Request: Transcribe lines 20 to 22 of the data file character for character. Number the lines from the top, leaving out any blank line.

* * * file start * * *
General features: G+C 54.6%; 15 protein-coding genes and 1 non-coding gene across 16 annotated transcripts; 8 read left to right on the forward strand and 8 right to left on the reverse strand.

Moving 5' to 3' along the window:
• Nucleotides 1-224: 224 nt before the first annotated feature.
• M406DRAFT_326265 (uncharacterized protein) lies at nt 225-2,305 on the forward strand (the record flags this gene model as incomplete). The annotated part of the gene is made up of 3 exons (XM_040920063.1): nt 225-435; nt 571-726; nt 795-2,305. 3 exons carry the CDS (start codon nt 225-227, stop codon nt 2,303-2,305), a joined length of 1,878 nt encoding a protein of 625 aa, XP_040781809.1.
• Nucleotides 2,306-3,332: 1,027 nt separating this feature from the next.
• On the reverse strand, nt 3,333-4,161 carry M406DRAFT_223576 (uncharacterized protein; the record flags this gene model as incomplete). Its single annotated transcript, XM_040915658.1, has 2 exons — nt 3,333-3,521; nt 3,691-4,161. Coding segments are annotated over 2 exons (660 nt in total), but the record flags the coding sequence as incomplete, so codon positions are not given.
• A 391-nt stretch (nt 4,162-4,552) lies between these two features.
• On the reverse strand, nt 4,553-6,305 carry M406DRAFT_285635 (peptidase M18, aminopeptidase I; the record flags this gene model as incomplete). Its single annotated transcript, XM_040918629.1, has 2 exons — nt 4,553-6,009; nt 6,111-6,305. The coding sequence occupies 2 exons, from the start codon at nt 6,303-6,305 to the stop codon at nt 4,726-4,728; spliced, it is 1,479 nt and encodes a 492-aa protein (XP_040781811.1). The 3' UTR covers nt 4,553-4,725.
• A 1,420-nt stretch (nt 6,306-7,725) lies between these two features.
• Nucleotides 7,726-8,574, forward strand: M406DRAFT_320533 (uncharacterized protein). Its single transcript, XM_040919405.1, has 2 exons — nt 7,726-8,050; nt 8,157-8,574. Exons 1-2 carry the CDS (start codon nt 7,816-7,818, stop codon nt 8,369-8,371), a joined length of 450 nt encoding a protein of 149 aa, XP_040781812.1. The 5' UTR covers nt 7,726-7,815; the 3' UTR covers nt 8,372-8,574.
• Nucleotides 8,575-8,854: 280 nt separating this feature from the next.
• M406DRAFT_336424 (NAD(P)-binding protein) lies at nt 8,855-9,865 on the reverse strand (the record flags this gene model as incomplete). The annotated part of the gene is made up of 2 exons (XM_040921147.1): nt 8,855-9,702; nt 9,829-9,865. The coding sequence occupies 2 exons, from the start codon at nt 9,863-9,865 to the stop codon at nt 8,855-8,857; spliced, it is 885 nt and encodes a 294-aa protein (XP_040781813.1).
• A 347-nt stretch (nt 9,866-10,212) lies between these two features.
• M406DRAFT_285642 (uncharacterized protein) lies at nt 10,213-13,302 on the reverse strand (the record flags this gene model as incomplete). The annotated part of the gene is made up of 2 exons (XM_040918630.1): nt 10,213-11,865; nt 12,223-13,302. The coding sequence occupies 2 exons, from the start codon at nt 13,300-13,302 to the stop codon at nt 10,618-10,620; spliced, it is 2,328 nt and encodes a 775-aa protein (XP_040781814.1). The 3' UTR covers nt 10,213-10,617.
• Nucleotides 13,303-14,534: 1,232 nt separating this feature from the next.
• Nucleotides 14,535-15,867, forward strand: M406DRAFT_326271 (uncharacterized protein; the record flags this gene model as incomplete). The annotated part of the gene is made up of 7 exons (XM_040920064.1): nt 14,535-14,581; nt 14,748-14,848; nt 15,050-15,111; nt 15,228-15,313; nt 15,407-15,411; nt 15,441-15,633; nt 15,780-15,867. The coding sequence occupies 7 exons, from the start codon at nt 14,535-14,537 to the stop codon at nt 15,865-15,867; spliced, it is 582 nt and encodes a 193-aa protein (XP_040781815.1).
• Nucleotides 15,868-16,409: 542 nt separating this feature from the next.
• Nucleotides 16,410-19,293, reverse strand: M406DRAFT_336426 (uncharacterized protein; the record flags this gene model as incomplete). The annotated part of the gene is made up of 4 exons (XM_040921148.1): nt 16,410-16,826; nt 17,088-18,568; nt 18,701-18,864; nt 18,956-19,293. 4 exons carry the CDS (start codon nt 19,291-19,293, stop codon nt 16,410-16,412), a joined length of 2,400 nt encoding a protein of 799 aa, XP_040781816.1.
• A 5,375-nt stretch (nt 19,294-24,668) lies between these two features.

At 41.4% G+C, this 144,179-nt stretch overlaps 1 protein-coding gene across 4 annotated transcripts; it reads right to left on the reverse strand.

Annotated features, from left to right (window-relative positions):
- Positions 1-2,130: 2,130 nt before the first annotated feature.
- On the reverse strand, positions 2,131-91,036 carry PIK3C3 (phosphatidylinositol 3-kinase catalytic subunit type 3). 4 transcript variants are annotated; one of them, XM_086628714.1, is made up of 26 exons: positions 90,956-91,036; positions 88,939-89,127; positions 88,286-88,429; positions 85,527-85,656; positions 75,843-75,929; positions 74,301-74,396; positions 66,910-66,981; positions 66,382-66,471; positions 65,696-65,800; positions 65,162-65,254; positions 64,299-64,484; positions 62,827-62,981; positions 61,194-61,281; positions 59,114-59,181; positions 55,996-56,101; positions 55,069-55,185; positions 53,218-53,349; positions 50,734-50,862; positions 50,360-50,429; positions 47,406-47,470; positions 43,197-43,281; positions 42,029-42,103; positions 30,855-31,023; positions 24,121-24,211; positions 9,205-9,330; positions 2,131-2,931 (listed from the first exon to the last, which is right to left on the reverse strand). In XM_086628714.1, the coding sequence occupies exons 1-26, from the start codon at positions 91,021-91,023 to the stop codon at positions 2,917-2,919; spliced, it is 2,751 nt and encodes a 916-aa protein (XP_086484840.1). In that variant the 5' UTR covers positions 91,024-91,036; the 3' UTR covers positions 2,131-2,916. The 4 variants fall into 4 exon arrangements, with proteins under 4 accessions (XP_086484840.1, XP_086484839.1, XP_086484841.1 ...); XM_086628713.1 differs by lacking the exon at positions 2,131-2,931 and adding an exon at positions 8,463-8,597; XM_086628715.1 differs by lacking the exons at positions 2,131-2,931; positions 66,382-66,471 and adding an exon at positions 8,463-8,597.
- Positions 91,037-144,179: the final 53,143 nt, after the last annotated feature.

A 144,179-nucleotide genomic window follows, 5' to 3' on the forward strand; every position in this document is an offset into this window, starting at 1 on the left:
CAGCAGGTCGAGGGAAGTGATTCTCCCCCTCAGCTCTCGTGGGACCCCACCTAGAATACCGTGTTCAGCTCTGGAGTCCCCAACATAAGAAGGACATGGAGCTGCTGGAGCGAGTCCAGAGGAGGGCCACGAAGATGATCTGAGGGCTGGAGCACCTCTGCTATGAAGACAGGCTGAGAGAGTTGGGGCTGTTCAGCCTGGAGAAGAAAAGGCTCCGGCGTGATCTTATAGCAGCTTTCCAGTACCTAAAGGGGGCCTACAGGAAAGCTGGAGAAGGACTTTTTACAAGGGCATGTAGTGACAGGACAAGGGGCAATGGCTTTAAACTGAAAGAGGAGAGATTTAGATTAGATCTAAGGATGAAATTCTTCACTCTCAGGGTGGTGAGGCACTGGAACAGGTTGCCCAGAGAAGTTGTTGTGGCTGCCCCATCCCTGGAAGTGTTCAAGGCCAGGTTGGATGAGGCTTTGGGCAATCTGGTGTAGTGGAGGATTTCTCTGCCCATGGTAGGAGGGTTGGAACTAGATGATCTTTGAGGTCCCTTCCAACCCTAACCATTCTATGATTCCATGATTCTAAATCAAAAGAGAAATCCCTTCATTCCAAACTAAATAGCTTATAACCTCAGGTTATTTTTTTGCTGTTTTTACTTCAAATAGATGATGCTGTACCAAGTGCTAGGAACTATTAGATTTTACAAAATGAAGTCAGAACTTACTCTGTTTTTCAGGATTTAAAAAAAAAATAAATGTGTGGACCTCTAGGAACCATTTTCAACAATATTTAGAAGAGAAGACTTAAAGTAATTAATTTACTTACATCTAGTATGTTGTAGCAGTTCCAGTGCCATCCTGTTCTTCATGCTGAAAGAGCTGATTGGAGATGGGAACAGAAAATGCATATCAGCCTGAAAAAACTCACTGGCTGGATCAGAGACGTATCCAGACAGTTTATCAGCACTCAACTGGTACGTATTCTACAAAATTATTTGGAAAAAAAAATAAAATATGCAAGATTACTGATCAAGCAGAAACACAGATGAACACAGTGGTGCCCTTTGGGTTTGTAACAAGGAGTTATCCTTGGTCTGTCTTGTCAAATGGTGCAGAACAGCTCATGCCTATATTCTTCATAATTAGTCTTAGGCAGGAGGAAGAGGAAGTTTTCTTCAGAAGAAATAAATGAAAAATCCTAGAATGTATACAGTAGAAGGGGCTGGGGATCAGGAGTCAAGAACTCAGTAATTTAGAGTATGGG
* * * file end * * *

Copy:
At 41.4% G+C, this 144,179-nt stretch overlaps 1 protein-coding gene across 4 annotated transcripts; it reads right to left on the reverse strand.

Annotated features, from left to right (window-relative positions):
- Positions 1-2,130: 2,130 nt before the first annotated feature.